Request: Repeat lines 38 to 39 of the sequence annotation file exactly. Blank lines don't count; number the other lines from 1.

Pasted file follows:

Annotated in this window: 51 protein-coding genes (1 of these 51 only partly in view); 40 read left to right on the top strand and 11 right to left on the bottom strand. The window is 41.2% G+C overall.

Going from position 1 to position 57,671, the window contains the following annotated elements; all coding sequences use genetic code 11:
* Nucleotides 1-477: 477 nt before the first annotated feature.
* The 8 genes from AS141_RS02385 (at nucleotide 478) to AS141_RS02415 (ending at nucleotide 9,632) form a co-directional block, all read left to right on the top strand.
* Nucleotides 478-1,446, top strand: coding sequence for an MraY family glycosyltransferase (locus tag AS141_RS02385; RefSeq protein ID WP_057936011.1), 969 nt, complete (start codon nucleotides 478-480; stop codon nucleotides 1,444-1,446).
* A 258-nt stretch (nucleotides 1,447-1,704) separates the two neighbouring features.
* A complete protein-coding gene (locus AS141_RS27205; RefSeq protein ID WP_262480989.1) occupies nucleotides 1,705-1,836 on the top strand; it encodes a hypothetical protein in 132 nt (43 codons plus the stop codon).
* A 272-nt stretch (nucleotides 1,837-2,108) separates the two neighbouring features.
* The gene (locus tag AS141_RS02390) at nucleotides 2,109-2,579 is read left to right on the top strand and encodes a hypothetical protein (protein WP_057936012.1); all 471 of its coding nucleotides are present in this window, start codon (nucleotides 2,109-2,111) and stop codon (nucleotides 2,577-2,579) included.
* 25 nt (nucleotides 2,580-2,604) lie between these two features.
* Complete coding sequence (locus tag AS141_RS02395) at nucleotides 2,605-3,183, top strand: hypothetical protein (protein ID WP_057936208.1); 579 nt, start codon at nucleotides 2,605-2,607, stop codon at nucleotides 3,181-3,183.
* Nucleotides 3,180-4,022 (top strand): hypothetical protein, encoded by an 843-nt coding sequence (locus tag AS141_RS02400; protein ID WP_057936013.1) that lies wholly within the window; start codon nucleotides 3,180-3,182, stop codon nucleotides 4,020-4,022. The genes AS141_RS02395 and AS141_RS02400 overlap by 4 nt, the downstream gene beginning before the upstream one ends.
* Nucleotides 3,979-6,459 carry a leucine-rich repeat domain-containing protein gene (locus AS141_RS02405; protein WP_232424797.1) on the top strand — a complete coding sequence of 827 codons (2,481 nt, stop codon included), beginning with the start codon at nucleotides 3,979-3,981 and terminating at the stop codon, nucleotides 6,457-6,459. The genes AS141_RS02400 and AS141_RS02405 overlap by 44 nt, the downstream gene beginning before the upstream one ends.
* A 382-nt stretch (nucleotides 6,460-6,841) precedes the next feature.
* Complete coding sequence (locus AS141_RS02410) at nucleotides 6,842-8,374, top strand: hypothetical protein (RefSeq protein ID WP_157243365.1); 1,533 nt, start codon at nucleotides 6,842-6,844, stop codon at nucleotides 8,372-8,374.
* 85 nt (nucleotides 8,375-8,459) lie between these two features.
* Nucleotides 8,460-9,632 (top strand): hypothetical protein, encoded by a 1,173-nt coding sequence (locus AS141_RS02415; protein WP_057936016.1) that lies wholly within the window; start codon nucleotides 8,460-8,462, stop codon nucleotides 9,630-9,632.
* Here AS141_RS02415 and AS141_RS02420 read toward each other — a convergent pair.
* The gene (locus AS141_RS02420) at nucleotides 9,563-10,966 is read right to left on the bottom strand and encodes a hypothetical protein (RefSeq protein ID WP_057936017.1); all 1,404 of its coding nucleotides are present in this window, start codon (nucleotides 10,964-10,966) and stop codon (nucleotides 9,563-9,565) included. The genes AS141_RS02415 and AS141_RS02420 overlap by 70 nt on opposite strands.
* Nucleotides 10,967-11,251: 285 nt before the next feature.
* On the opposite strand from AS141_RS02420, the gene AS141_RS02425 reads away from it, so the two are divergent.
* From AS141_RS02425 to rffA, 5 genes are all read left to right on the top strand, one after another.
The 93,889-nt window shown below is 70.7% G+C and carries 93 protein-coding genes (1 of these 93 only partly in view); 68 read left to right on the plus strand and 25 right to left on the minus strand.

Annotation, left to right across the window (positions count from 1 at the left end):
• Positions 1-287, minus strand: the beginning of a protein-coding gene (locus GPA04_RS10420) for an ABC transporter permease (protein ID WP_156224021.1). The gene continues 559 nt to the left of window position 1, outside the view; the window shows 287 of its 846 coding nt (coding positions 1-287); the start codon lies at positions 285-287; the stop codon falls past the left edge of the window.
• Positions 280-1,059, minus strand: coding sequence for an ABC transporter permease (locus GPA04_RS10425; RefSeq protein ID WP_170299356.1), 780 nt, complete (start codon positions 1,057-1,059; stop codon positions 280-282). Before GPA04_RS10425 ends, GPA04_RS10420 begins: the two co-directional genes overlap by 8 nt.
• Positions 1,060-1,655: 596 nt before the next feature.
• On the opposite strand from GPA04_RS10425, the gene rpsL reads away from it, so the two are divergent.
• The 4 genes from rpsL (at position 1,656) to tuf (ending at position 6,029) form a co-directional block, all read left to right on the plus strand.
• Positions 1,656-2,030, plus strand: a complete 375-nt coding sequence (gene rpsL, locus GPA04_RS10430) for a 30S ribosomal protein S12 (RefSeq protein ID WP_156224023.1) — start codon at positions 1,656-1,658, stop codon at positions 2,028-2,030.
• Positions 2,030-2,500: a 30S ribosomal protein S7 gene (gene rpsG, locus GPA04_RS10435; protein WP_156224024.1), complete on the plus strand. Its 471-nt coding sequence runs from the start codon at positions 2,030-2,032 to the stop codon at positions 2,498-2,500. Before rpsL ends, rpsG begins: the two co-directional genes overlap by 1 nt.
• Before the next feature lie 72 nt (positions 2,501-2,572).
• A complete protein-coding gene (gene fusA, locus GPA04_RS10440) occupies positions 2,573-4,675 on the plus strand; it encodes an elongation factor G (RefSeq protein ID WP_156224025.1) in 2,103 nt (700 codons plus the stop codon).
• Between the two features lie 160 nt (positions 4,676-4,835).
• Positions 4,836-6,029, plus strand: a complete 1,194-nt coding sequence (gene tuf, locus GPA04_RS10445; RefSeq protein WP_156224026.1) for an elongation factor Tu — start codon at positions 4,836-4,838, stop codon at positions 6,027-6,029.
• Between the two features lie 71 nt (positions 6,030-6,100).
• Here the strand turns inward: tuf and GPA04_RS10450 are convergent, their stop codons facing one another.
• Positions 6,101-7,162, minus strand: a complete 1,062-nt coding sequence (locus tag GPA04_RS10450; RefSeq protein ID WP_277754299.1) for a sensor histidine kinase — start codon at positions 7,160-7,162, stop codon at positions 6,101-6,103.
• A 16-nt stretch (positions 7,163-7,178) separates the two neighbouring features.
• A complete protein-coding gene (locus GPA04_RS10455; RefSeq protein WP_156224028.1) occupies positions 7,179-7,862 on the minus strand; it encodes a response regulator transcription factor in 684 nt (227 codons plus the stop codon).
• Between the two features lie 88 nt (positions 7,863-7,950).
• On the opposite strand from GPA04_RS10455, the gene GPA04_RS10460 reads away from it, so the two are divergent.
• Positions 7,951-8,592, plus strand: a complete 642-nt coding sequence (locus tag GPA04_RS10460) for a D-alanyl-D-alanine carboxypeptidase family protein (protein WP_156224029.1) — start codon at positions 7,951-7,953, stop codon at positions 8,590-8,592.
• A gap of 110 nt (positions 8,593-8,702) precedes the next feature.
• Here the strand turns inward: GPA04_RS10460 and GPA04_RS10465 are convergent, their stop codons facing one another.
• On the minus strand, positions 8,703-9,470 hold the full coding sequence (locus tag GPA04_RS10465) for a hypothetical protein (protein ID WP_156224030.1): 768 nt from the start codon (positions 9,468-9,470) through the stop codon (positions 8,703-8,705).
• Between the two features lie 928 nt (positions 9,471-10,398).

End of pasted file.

• Positions 6,101-7,162, minus strand: a complete 1,062-nt coding sequence (locus tag GPA04_RS10450; RefSeq protein ID WP_277754299.1) for a sensor histidine kinase — start codon at positions 7,160-7,162, stop codon at positions 6,101-6,103.
• A 16-nt stretch (positions 7,163-7,178) separates the two neighbouring features.